Mexican Lamb Barbacoa – a simple delicious recipe from Oaxaca that results in tender, juicy falling off the bone lamb perfect for tacos and burritos!
Preheat oven to 325F.
Score the fat on the lamb (see photos) Generously season all sides of the lamb shoulder with salt. Set on counter while you make the marinade.
To make the marinade, de-stem the dried chilies, break them in half and discard the seeds ( you don’t need to remove every single one, a few strays are OK). Break the chilies apart into smaller pieces and add to the blender with the remaining ingredients. Blend until very smooth, for a full minute.
Heat a skillet or dutch oven to medium high heat and add oil. Sear the salted lamb shoulder, patiently browning each side to create a deep colored crust. DO NOT SKIP THIS STEP! ( It is the secret to sealing in the juices and creating flavor!)
Once all sides are seared, place lamb shoulder in the dutch oven. Nestle the onion and orange slices all around it along with bay leaves. Pour the marinade over top and shake the pan to get the marinade to the bottom.
Cover tightly and bake in a 325F oven for 3½-4 ½ hours. See notes on timing!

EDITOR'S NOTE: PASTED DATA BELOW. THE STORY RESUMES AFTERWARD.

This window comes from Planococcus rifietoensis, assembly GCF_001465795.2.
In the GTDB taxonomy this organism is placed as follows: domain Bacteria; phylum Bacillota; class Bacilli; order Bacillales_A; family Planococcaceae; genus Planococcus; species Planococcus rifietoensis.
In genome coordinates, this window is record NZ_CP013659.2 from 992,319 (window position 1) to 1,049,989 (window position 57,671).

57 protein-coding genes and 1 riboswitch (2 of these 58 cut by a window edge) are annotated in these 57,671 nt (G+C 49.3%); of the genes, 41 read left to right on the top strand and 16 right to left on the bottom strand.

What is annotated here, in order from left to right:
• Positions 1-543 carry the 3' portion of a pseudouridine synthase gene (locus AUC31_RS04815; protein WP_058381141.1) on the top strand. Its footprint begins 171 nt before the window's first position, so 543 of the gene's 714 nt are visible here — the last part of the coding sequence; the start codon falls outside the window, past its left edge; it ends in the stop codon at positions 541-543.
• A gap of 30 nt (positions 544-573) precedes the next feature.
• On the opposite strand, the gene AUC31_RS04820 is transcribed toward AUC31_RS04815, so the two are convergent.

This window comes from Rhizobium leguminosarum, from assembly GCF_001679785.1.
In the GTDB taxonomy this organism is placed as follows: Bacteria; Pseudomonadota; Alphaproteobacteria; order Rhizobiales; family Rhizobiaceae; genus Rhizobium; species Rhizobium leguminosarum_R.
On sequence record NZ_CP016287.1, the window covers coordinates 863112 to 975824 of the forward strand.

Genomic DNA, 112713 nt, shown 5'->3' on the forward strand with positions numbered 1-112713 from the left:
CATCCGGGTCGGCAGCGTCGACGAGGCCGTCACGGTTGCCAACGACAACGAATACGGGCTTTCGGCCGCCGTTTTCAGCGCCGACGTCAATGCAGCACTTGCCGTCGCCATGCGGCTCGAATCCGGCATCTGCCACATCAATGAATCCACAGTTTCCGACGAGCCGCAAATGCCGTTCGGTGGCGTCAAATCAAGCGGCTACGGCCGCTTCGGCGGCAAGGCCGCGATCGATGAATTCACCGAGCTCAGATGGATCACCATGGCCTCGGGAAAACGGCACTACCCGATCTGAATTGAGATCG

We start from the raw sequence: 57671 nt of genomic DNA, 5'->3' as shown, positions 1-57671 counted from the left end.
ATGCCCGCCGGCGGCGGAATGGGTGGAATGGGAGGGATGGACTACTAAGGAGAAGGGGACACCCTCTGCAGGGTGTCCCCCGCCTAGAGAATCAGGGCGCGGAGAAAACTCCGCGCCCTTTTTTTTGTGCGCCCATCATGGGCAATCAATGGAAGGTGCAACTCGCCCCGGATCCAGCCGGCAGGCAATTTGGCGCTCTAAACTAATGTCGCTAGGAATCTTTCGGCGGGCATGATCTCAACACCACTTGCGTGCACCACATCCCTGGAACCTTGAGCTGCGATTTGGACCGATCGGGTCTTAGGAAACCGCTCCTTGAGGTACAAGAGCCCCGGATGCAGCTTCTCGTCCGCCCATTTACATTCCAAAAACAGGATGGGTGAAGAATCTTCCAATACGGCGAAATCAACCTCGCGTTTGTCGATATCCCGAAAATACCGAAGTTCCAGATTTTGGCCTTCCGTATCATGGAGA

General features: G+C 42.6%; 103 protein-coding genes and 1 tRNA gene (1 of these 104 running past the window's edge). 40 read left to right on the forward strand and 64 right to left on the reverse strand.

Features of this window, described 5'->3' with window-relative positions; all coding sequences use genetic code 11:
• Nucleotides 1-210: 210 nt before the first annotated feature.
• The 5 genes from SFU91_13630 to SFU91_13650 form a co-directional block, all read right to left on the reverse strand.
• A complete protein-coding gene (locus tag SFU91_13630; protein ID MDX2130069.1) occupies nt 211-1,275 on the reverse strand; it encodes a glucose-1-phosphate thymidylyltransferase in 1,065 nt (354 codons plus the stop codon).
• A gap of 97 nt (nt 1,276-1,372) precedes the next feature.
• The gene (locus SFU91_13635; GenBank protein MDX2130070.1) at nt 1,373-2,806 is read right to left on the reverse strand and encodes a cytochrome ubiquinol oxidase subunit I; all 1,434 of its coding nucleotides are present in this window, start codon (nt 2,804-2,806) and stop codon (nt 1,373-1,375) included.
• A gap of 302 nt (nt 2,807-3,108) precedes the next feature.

Roast is done when meat pulls apart easily. Pull the meat off the bones and discard any fat. Tear into smaller pieces and place into an oven proof serving dish. Strain 1-2 cups of the marinade and pour over the meat keeping it moist. Taste the lamb and adjust salt and heat. If it tastes bland add salt.
Keep warm in oven until ready to serve. I like to leave this uncovered so the meat gets a little crispy on the top. Garnish with onions and cilantro if you like.
You can use bone-in lamb shoulder like you see here ( this is a 4 ½ pound bone-in roast). For ease and faster cooking, you can have your butcher cut the bone out and roll into a boneless “roast”. Cooking times will vary based on weight and cut. Allow 3- 3 1/2 hours for 3-4 lb boneless roast. Allow 4-4 ½ hours for a 5-6 lb bone-in roast. I always plan for an extra hour, just in case.
Epazote is a Mexican herb that really bumps up the flavor and authenticity of this recipe. It can sometimes be found at Mexican Markets. Or try growing it from seed!
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